« The soliloquies of Comus are elegant, but tedious; and we cannot but remark that, unless they are delivered with great judgment, rather pall than entertain the auditors. The language is poetical, and the sentiments are noble, the songs are animating, and full of imagery; and it is, upon the whole, drawn in the epic style, splendid and instructive. »>
We have now only to observe that the songs were set to music by the late Dr. Arne, at the revival of the piece on the English stage, which in consequence had a considerable run; and the beautiful air of Sweet Echo, by Sabrina, the Pastoral Nymph, has always a most delightful and enchanting effect.
The Sonnets of Milton deserve not any particular comments; for of the best it can only be said, that they are not bad; and perhaps only the eighth, and twenty-first are truly entitled to this slender commendation. The fabric of a Sonnet, however adapted to the Italian language, has never succeeded in ours, which, having greater variety of terminations, requires the rhymes to be often changed. Those little pieces may be dispatched without much anxiety; a greater work calls for greater care.d
Dr. Johnson prefaces his admirable criticism on Milton's Paradise Lost with some very pertinent remarks, which shew his great judgment of the nature and design of poetry. Having dismissed his examination of the merits of the former works, he thus proceeds:
« I am now to examine Paradise Lost, a poem which, considered with respect to design, may claim the first place, and, with respect to performance, the second, among the productions of the human mind.
« By the general consent of critics, the first praise of genius is due to the writer of an Epic Poem, as it requires an assemblage of all the powers which are singly sufficient for other compositions. Poetry is the art of uniting pleasure with truth, by calling imagination to the help of reason. Fpic Poetry undertakes to teach the most important truths by the most pleasing precepts, and therefore relates some great event in the most affecting manner. History must supply the writer with the rudiments of narration, which he must improve and exalt by a nobler art, must animate by dramatic energy, and diversify by retrospection and anticipation. Morality must teach him the just bounds and different shades of vice and virtue; from policy and the practice of life, he has to learn the description of characters, and the tendency of the passions, either single or combined; and physiology must supply him with illustrations and images. To put these materials to poetical use, is required an imagination capable of painting nature, and realizing fiction. Nor is he yet a poet, till he has attained the whole extension of his language, distinguished all the delicacies of phrase, and all the colours of words, and learned to adjust their different sounds to all the varieties of metrical modulation. >>
The Doctor further observes that Bossu, an eminent French critic, is of opinion, that the poet's first work is to find a moral, which his fable is afterwards to illustrate and establish; and from thence takes occasion to remark, that this seems to have been the process only of Milton, and that the moral of other poems is incidental and consequent : in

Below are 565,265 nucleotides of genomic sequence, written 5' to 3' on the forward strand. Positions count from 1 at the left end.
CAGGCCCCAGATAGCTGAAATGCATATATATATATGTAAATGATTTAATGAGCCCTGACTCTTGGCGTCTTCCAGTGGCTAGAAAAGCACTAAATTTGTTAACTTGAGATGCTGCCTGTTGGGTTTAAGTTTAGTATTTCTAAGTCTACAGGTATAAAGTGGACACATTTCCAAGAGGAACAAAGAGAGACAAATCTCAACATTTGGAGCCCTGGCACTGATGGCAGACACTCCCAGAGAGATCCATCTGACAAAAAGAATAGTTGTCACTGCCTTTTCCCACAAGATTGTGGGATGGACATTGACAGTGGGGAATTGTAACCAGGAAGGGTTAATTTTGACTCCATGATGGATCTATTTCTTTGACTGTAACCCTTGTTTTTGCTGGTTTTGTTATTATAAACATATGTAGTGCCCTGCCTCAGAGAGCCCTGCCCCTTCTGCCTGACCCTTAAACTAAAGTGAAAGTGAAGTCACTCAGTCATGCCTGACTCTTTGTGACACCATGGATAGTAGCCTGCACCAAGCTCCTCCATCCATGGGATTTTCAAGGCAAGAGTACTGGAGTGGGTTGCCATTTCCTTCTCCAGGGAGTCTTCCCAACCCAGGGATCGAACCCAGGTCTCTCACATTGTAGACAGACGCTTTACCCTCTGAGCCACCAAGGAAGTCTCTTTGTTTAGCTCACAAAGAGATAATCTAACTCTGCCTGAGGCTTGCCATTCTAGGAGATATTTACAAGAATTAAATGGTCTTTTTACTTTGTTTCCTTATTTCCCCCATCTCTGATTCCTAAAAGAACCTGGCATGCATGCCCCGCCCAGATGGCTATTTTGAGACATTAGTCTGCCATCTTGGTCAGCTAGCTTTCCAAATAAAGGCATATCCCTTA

Milton's only it is essential and intrinsic. His purpose was the most useful and the most arduous; « to vindicate the ways of God to man; to shew the reasonableness of religion, and the necessity of obedience to the Divine Law. »
To convey this moral, our critic proceeds to state, << there must be a fable, a narration artfully constructed, so as to excite curiosity, surprise, and expectation. In this part of his work, Milton must be confessed to have equalled every other poet. He has involved in his account of the fall of man, the events which preceded, and those which were to follow it; he has interwoven the system of theology with such propriety, that every part appears necessary, and scarcely any recital is wished shorter sor the sake of quickening the progress of the main action.
« The subject of an epic poem is an event of great importance. That of Milton is not the destruction of a city, the conduct of a colony, or the foundation of an empire; his subject is the fate of worlds, the revolutions of heaven and earth, rebellion against the Supreme King, raised by the highest order of created beings; the overthrow of their host, and the punishment of their crime; the creation of a new race of reasonable creatures; their original happiness and innocence; their forfeiture of immortality; and their restoration to hope and peace. Great events can be hastened or retarded only by persons of elevated dignity. Before the greatness displayed in Milton's poem, all other greatness shrinks away. The weakest of his agents are the highest and noblest of human beings, the original parents of mankind, with whose actions the elements consented; on whose rectitude or deviation of will depended the state of terrestrial nature, and the condition of all the future inhabiants of the globe.
Of other agents in the poem, the chief are such as it is irreverence to name on flight occasions. The rest were lower powers;
Of which the least could wield
Those elements, and arm him with the force
Of all their regions;